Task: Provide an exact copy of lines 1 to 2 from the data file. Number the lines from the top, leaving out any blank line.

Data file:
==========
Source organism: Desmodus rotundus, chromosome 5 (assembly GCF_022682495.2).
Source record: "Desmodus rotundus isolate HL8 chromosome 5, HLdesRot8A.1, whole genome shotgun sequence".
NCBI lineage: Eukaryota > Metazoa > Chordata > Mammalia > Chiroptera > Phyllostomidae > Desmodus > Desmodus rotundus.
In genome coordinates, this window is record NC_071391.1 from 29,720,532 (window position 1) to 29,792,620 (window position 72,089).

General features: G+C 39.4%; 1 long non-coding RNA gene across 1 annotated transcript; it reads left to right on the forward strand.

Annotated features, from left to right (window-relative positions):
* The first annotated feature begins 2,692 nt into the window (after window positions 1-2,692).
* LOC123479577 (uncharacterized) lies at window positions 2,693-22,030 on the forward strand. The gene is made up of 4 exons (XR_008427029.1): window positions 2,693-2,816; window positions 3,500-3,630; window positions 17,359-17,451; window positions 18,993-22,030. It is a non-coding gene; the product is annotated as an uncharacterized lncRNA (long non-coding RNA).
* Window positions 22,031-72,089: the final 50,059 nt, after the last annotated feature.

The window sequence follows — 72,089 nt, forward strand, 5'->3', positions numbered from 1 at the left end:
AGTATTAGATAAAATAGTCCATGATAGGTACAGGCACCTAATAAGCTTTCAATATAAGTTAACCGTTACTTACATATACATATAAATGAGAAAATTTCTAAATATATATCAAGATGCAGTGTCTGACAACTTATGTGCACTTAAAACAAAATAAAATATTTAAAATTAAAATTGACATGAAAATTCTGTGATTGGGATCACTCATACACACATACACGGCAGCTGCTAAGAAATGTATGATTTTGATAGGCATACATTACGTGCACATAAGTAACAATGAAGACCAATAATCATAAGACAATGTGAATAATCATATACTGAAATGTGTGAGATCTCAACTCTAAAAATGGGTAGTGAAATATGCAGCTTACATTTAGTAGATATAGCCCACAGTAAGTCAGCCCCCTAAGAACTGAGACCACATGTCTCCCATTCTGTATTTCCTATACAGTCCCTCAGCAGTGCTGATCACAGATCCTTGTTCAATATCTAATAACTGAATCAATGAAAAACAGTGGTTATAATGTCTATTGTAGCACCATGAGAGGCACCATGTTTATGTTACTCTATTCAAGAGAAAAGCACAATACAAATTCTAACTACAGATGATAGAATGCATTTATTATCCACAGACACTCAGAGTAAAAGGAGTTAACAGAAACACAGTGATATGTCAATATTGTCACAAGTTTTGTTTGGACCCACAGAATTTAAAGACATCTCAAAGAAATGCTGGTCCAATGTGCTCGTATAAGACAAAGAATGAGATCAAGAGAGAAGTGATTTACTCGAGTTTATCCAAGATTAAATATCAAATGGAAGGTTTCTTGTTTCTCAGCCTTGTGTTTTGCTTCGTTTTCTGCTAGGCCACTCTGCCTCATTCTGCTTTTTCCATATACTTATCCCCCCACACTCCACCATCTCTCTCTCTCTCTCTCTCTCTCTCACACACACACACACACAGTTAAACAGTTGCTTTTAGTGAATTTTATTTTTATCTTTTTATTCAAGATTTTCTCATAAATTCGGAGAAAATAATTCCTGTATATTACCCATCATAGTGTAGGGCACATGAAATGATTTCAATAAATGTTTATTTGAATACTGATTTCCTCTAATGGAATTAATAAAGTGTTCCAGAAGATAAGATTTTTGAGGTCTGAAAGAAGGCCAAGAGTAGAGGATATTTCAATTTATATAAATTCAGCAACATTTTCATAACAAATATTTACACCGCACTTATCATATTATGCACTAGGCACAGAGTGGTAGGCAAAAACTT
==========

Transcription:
Source organism: Desmodus rotundus, chromosome 5 (assembly GCF_022682495.2).
Source record: "Desmodus rotundus isolate HL8 chromosome 5, HLdesRot8A.1, whole genome shotgun sequence".